Vajrasattva Thangka Gallery

Vajrasattva with Manjushree Thangka

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Vajrasattva with Manjushree thangka is handpainted in Nepal by using traditional Color. Vajrasattva is the archetype deity.
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Vajrasattva with Manjushree thangka is handpainted in Nepal by using traditional Color. Vajrasattva is the archetype deity.  He is supplicated in the special yoga of repentance that employs his well-known hundred syllable mantra.

Vajrasattva is presented at the center of the painting. 3 Manjushree are presented at the top right, top left and bottom left corner of the thangka. Shakyamuni Buddha is presented at the top of the Vajrasattva in the thangka. Vajrapani is presented at the bottom right corner of the Vajrasattva in the thangka.

This exquisite thangka depicts Vajrasattva with his consort, Vajratopa (Dorje Nyema) who is unclad.  Except in Dharmakaya depictions, such as Kuntuzangpo/ Kuntuzangmo, Yum deities usually have small skirts and scarves.

Iconography of Vajrasattva

Vajrasattva is pure white in color and is sometimes known as the Prince of Purity. His name means “Adamantine Being”, or more poetically “Embodying Reality”.

He is a member of the Vajra family of Aksobhya which also includes Vajrapani. He is depicted as a young man in the prime of life, with all the silks and jewels of a wealthy prince.

In his right hand, he delicately balances a vajra at his heart. In his left hand, he holds a bell at his waist. The vajra represents Reality, and Compassion; while the bell represents Wisdom.

Vajrasattva is said to have been originated from the seed syllable Hum and is generally invoked for removal of obscuration of Kleshavarana and Jneya Avarana.

His hundred syllable mantra is very efficacious in purifying our defilements through confession practice. It is said if confession is done with the four opponent powers, then non-virtuous actions or obscurations will be purified.

The first opponent power is the force of reliance. This means looking upon the visualized image of Vajrasattva as the embodiment of one refuge. The second opponent power is the sincere regret for the non-virtuous action done by oneself.

The third opponent power is desisting from evil deeds. The fourth opponent power is to apply the power of good deeds; and especially regarding this case, practicing the meditation and recitation of Vajrasattva without parting from Bodhicitta while remaining in the state of emptiness.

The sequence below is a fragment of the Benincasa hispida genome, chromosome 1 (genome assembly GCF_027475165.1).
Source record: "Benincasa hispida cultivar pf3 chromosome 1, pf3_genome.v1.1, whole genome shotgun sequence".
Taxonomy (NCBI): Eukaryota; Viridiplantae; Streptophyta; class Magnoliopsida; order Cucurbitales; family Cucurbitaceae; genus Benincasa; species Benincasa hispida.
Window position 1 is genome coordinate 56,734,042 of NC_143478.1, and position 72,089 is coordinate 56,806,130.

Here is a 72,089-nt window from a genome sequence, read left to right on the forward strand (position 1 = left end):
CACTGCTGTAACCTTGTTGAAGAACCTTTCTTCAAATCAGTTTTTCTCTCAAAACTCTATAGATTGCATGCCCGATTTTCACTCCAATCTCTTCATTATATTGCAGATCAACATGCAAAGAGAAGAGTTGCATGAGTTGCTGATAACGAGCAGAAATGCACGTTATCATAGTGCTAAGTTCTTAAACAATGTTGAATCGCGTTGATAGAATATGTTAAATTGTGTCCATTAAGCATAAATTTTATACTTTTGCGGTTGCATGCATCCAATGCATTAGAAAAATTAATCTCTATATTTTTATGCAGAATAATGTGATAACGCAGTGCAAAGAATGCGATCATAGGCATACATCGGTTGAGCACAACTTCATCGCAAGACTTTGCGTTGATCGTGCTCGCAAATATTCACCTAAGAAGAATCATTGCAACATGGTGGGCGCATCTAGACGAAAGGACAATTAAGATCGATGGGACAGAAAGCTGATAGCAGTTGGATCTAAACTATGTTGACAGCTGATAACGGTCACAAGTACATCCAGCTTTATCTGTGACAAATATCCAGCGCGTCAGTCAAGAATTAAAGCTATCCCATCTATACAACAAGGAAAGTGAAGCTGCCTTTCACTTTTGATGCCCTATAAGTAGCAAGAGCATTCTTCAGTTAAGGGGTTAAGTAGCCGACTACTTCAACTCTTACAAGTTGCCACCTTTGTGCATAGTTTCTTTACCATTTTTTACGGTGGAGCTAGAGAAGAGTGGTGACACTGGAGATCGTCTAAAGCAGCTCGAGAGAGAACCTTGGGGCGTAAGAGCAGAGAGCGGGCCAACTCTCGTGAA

Vajrasattva is a very popular tutelary deity for Nepalese Vajracharya. He is worshipped very often by Nepalese Buddhists through the Guru Mandala ritual.

In some mandalas Vajrasattva represents the Adi Buddha or the Primordial Principle of Buddhahood in others, he changes places with Aksobhya in the East.

In Shingon Buddhism it is Vajrasattva that passes on the initiation of the Dharmakāya Buddha Mahāvairocana to Nagarjuna, thereby creating the Vajrayana lineage.

Mantra of Vajrasattva

Oṃ. Vajrasattva, keep your Samaya. As Vajrasattva, remain near me. Be steadfast towards me. Be very pleased with me.  Be completely satisfied with me. Be loving to me. Grant me all accomplishments. In all actions, make me mind pure and virtuous. Hūṃ. Ha ha ha ha hoḥ. O Blessed One, Vajra-nature of all the Tathagatas, do not abandon me. Be of vajra-nature, O great Samaya-being, aḥ.

Iconography of Manjushree

3 Manjushree are presented at the top right, top left and bottom left corner of the thangka. Manjushree is the Bodhisattva who holds the flaming sword of enlightenment, by his left hand in a warning hand gesture in the left hand representing his realization of wisdom to cut through ignorance & wrong view. His right hand depicted in teaching holds the stem of a Blue Lotus flower upon which rests the Book (Pustaka) of Perfection of Transcendental Wisdom.

Mantra of Manjushree

The mantra of Manjushree is Om A Ra Pa Ca Na Dhih.

Iconography of Vajrapani

Vajrapani is presented at the bottom right corner of the Vajrasattva in the thangka. Vajrapaṇi is one of the earliest bodhisattvas of Mahayana Buddhism. He is the protector and guide of the Buddha and rose to symbolize the Buddha’s power.

Vajrapani is pictured dancing wildly within a halo of flames which represents transformation.
He holds a vajra (thunderbolt) in his right hand which emphasizes the power to cut through the darkness of delusion. Vajrapani looks wrathful, but as a representation of the enlightened mind. He is completely free from hatred.

Mantra of Vajrapani

The mantra of Vajrapani is om vajrapani hum phat.

Iconograpy of Shakyamuni Buddha

Shakyamuni Buddha is presented at the top of the Vajrasattva in the thangka. His left hand is in the lap holding a begging bowl while the right arm is extended across the leg with the fingers touching the earth.

His skin is golden in color, the eyes partially closed and the hair piled with a gold ornament adorning the top of the head.

A dot (bindi or “urna”) between the eyebrows and the earlobes are elongated and pierced.
The shoulders are covered with an orange and red robe wrapped around the torso and legs and tied at the waist with a green sash.

Mantra of Shakyamuni Buddha

The mantra of Shakyamuni Buddha is Om Muni Muni Maha Muniye Soha.